Everything that there was to shake was shaken, and everything that could be stirred was stirred at the launch for the MUSE CD by Toronto's The Tiki Collective on a recent balmy August night. Florid songstresses and torrid musicians (the always exploratory Ernie Tollar, above, was especially smooth) generated a lounge-y tropical atmosphere under a waxing moon in an air-conditioned harbour of song, courtesy of Vesuvius Records and host Jaymz Bee.
- Corby's Orbit
A new look at lounge from a crew that loves lounge/exotica but hates clichés and tropes that have been beaten to death. Mixing originals with the Bergmans, overlooked oldies and BOC, the gumbo is a low fire thing just right to heat up the frozen north this comes from. Nu lounge but not for the lounge on Mars, it's fun stuff you don't have to be a musical tourist to get charmed by. You don't even need martinis to enjoy it. Well done.
- Chris Spector - The Midwest Record
The name Muse carries with it two meanings: Firstly as a noun, “to honour a person who is a source of artistic inspiration”, and secondly as a verb, because they “mused” over how to create a fresh new sound. The album is a blend of exotica, jazz, and pop music that will have you dreaming of beaches, palm trees, and wondrous sunsets. The melodies are timeless, while the production is modern and seamless.
- The Republic of Jazz
With seductive vocals, lush and layered instrumentation and a production quality that is sublime and polished, this release is destined to create a new genre in jazz-exotica.
- Marty Delia – The Jazz Music Blog
For the Tiki Collective’s opening salvo, producer Jaymz Bee has assembled a conflagration of noted musicians and chirps that could rival Joe Cocker’s Mad Dogs and Englishmen tour. Tenuously classified as “Exotica Lounge Music,” the 13-track project is essentially an ensemble of friends (led by musical director Eric St-Laurent) exploring various musical sub-genres, including snippets of surf, retro, jazz, pop and South Pacific Island influences of the 50s Tiki Culture. The tune menu contains a couple of standards such as Chelsea Bridge, rock anthems (the electric-sitar drenched Don’t Fear the Reaper) as well as pop hits, including a version of Nigerian/British chanteuse Sade’s mega-hit Sweetest Taboo.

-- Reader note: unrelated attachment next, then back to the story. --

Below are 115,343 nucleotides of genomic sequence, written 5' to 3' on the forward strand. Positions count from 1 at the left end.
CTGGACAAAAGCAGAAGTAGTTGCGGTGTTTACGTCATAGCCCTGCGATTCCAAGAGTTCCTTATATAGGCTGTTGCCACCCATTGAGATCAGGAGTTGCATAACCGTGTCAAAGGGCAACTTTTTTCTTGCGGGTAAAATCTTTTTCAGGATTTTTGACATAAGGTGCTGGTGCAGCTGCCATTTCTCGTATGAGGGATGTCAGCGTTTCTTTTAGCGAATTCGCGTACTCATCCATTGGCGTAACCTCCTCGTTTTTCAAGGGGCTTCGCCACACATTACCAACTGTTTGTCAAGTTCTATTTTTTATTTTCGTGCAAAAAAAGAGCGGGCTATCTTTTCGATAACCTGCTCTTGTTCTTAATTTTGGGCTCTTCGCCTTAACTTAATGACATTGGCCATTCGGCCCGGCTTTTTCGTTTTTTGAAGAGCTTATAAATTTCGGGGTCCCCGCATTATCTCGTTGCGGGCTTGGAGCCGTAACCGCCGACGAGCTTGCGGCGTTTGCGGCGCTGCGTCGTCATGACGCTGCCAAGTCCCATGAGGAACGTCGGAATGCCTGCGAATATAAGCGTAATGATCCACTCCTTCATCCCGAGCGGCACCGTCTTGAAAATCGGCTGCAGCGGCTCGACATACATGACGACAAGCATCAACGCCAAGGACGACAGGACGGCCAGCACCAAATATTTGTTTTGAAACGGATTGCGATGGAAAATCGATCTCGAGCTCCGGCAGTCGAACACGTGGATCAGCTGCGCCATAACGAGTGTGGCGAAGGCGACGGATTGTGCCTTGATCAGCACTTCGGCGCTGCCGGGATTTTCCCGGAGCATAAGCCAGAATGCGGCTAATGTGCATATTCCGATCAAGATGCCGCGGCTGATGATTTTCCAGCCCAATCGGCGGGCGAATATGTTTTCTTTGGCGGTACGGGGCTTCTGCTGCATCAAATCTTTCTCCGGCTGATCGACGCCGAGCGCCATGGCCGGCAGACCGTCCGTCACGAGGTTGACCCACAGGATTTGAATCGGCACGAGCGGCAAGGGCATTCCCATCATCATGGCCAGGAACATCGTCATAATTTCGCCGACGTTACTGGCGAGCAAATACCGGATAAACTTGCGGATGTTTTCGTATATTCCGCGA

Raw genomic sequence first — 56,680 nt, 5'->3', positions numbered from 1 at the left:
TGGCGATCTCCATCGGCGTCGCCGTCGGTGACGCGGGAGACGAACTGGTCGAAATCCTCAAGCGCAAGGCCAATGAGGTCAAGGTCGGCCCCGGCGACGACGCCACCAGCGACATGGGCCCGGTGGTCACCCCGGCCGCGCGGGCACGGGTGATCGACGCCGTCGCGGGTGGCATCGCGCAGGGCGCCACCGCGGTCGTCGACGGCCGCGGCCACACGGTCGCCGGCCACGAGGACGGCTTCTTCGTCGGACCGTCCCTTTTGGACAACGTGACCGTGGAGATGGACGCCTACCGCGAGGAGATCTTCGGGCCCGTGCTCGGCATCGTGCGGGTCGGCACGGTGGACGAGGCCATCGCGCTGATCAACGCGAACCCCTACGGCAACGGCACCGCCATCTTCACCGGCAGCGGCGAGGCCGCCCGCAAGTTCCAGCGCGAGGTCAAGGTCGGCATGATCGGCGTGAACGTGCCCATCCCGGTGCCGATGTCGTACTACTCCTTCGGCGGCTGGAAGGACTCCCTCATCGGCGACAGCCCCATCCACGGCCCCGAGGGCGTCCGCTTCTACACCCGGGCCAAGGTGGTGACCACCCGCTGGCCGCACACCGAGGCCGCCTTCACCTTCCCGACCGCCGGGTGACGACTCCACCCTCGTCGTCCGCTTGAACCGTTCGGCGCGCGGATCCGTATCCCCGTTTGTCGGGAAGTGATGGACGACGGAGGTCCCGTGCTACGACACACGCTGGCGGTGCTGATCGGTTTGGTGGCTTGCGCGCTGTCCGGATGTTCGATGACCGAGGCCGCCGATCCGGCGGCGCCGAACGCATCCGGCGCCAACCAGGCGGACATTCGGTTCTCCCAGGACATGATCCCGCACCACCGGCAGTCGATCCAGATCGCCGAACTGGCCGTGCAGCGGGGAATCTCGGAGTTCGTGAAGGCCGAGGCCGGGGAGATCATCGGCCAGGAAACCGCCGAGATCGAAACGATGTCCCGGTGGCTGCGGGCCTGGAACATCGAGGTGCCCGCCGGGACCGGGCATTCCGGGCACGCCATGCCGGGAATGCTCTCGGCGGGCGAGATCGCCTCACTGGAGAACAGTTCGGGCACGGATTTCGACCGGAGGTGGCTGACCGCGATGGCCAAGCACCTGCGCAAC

- Lesley Mitchell-Clarke
The twelve member Tiki Collective includes a wide variety of instruments including strings, reeds, sitar and a rotating collection of vocalists on lush and romantically exotic readings of jazz material and beyond. There’s lots of Ellington interpreted here, with Tyra Jutai on a saucy “Mood Indigo,” Mingji Chen oohing on “Chelsea Bridge” and Jocelyn Barth languishing during “All Too Soon.” Most intriguing is an exotic take of Blue Oyster Cult’s “Don’t Fear the Reaper” by Melissa Lauren and the Willows that is wonderfully alluring, while their read of “Hypnotized” is seductively sultry. Rich romance exuded by Genevieve Marentette” make “I’ve Never Left Your Arms” a lush delight and Denielle Bassels has fun on “The Wanderer.” Mixing and match with sensuality.
If I had to describe the atmosphere engendered by listening to this album, this scene comes to mind: a dim room (with mid-century modern decor, of course), lit only by a fire, an adult beverage to hand, a sunset skyline out the window. If you’re in the mood for that level of cool, this is the album for you.
- Lesley Carter – Great Dark Wonder
The support from Lorenzo and Vesuvius Music was instrumental in making the Caravan of Music fundraiser a huge success. It was an incredible night bringing music-makers and music lovers together to raise $25,000 for programs supporting the well-being of our music community. The funds raised directly benefit Canadian music-makers, and ensures individuals and their families continue to have access to life-changing counselling services and emergency financial assistance in times of crisis. Thank you Lorenzo and Vesuvius Music for their help to keep the music flowing!!!!!!!
- Amanda Power - Unison Benevolent Fund